“With my dad, we would play ‘Castle Crashers’ on the Xbox, but we couldn’t do much else and that was it,” Yang said. “For the Wii, there were more games available for multiple people, so the whole family would play together.”

Although Yang likes the overall quality of the Nintendo Switch over the Wii, she says some of the driving games would be more fun with the stick-like feel of the Wii controllers. She says it is easier to steer with a Wii controller. Yang also thinks some games were more fun to play with the old controllers.

“I wish the game companies could bring back some of the old games, because I feel like some of the old games that I played when I was younger didn’t really get that much attention,” Yang said. “Game companies like to push the older games aside to work on newer ones. I wish that somehow more attention was brought to older games so people could try it and they could use it for newer consoles.”

Andrew Chiu

Senior and Gaming Club co-president Andrew Chiu started gaming 11 years ago — he’s been drawn to the franchises that Nintendo DS offers. Despite trying out “Halo” — a military science fiction first-person shooter game set in the 26th Century — on the Xbox 360, he loved the medieval feeling of “Fire Emblem,” a tactical role-playing game series. Chiu’s love for both Nintendo games and the portability of the consoles they offered carried over when he bought the Nintendo Switch.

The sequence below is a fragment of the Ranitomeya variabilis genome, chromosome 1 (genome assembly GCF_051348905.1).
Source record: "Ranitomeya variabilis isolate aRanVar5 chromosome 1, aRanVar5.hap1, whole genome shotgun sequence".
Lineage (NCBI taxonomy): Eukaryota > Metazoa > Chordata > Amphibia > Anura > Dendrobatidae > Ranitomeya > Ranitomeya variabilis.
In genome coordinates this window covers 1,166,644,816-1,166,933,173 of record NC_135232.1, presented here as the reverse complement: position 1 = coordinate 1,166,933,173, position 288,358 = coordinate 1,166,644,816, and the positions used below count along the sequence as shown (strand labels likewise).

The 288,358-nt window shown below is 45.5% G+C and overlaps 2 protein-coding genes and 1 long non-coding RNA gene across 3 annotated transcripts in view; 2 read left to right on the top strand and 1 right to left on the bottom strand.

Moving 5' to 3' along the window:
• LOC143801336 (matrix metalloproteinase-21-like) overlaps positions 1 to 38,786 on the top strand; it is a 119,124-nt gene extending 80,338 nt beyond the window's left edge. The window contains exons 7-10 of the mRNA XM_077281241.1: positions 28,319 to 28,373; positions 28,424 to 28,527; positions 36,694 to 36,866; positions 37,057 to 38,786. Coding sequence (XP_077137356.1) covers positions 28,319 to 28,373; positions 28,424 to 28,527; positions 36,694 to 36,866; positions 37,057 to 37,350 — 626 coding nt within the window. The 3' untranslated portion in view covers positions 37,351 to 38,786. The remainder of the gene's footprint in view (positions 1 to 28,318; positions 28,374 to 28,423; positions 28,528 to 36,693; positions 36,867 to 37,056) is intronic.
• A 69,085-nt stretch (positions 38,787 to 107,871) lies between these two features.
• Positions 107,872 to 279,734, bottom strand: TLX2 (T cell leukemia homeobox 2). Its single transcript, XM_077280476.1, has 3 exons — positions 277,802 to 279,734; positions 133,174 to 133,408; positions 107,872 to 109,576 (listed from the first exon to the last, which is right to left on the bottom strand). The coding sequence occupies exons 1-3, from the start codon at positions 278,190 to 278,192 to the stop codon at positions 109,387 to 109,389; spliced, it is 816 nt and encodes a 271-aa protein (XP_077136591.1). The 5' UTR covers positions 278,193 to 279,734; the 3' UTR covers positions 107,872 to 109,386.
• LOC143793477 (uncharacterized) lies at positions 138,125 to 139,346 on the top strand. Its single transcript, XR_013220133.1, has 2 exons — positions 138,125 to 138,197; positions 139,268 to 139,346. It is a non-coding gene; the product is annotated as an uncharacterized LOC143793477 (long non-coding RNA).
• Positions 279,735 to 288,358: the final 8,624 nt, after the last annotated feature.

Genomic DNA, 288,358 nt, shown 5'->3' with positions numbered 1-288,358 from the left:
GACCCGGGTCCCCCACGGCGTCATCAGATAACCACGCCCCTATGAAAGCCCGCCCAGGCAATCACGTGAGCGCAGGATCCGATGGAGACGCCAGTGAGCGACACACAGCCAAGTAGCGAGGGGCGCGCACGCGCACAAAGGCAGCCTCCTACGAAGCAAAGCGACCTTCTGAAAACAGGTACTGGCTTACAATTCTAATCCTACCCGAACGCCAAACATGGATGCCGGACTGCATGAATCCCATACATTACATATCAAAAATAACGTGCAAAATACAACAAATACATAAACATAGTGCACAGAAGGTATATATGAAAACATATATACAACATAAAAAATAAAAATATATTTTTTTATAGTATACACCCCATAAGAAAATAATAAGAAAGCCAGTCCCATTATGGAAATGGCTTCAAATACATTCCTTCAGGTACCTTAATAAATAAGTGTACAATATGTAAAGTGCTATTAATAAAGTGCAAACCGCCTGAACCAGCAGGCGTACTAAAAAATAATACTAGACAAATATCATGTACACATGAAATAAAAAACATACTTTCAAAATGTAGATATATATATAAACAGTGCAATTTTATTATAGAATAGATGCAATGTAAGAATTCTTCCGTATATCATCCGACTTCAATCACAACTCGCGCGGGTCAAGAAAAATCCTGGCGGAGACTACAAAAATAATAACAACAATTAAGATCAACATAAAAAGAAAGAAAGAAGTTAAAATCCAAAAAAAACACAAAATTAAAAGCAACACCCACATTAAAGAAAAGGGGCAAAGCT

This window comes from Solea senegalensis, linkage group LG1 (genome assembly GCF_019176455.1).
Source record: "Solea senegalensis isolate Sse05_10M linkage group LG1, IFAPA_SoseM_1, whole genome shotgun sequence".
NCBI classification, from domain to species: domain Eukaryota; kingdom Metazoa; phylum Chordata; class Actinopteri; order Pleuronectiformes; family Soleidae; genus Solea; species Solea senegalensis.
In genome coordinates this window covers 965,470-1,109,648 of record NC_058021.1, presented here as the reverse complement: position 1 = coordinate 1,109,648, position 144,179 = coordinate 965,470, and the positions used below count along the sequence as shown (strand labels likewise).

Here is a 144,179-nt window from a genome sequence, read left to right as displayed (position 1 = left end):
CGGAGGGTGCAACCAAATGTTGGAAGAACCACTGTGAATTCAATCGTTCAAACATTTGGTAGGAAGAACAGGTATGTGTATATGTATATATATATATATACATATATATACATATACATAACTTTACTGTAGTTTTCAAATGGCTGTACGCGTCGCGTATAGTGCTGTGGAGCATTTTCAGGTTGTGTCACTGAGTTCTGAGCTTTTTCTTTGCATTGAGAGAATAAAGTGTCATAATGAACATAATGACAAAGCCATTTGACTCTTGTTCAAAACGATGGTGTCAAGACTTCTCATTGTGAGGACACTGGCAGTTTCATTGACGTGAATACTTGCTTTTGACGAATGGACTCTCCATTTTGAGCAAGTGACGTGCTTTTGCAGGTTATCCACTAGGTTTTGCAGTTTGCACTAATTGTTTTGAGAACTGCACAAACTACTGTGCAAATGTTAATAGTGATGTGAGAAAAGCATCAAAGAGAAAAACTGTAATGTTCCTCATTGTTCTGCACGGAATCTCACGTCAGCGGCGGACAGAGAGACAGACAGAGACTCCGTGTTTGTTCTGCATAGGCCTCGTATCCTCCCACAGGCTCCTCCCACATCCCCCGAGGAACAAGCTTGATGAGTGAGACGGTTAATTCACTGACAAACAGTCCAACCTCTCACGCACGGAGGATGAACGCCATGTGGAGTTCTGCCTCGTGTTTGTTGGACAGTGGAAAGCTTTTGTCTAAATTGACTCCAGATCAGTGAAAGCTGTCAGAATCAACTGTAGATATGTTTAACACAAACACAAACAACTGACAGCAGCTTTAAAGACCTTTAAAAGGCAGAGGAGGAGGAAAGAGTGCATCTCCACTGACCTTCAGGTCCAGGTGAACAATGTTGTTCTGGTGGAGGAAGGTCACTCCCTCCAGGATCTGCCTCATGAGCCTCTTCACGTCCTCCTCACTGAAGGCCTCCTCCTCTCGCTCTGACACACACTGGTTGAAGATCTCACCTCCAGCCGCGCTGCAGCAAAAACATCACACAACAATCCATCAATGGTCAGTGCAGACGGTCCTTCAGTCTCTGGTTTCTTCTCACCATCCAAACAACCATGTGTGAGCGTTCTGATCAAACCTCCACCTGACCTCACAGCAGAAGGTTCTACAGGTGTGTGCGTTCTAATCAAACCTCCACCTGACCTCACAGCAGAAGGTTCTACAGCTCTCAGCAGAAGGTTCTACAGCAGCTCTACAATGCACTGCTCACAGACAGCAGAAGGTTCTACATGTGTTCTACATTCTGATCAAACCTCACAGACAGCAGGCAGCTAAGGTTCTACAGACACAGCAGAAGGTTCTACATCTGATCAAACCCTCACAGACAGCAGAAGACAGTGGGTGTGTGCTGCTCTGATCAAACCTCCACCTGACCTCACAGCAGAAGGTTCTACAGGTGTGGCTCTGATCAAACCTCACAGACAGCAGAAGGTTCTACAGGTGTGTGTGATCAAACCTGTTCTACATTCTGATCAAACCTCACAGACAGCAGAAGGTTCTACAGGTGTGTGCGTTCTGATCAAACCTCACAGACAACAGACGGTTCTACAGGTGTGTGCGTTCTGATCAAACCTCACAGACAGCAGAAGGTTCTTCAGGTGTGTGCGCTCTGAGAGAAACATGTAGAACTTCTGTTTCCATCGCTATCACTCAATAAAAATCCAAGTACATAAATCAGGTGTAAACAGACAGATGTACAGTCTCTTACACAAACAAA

“The split controllers are really good on the switch,” Chiu said. “Having two controllers is really nice because you can switch to playing a multiplayer game, compared to other consoles where you would need a separate controller for that. Another highlight for the Switch is the motion controls — the controller can move the camera so it looks like you’re actually turning with your hands.”

Chiu prefers the Nintendo Switch’s controllers over other controllers because they are versatile. However, he knows fans of specific consoles, such as PlayStation or Xbox, will likely not change their choice in brand due to the familiarity of using the same console over time.

“An amazing game on the PS4 and PS5 is ‘Horizon Zero Dawn’ — that gave us a boat with a character so it’s intended for you to use both joysticks and triggers at the same time but Nintendo doesn’t do that,” Chiu said. “The joystick on the right hand is pretty far away from where you normally put it, so it’s much more intended for one joystick and then for separate button play at a later time. For example, when you use the boat in ‘Zelda,’ you’ll need one joystick and it’s very hard to use two at the same time.”

Additionally, Chiu notes that the Nintendo Switch Pro controllers were a huge price point, which is at 70 dollars on the official Nintendo website, he and his brother had to overcome in order to enjoy the Nintendo Switch without stick-drift, in which joysticks act as though they are being tilted in a particular direction even when they are not.

“When it comes to the price of gaming, it really comes down to whether or not you’ve done your research — sometimes expensive controllers are what you are looking for,” Chiu said. “If you pay for a custom controller, then you can get everything you want. At times, buying something cheap is also very much not worth it because it’ll break in a short time. There’s very clearly a difference in the quality to price. In general it depends on how much you’re willing to give for what you want.”

More to Discover